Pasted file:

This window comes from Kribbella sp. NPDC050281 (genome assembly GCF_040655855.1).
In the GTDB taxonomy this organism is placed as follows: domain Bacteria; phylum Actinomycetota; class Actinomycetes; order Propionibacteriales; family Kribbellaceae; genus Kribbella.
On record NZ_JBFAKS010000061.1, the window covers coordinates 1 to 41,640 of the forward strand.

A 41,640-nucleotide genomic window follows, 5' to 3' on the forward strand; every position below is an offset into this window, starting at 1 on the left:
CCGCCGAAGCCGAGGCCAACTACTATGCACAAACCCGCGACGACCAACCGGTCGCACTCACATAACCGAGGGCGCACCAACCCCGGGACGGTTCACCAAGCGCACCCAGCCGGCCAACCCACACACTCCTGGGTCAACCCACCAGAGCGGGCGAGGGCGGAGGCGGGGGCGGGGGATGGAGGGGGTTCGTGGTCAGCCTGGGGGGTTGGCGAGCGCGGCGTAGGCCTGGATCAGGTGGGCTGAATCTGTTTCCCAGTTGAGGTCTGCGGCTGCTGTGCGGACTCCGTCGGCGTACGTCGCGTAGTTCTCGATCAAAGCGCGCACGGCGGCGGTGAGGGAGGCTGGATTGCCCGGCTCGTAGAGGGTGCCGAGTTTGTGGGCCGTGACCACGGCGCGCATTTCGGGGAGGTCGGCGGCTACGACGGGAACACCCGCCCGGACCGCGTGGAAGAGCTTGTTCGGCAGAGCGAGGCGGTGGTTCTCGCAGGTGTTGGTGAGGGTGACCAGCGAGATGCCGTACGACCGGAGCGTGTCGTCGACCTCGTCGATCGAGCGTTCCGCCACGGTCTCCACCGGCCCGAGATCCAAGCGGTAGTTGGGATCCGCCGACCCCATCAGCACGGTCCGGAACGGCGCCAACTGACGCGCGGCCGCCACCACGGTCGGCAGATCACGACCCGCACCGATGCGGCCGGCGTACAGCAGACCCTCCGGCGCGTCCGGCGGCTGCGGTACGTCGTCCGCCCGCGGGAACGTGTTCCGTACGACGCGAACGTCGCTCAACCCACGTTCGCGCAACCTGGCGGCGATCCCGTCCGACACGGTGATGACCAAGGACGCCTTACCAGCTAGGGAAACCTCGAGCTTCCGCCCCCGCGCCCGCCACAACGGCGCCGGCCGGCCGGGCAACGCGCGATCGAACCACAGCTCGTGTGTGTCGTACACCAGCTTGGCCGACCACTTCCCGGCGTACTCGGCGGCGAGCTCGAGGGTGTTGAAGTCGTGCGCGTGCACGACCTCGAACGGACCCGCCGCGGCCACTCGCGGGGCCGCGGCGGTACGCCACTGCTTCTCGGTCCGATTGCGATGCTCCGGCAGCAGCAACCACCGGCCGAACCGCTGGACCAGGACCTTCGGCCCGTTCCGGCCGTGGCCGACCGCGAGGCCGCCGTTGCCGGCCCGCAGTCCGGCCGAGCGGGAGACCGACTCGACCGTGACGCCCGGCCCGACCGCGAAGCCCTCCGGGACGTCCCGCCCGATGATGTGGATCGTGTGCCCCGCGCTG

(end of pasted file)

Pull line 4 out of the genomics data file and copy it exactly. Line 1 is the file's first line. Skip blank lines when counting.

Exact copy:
A 41,640-nucleotide genomic window follows, 5' to 3' on the forward strand; every position below is an offset into this window, starting at 1 on the left: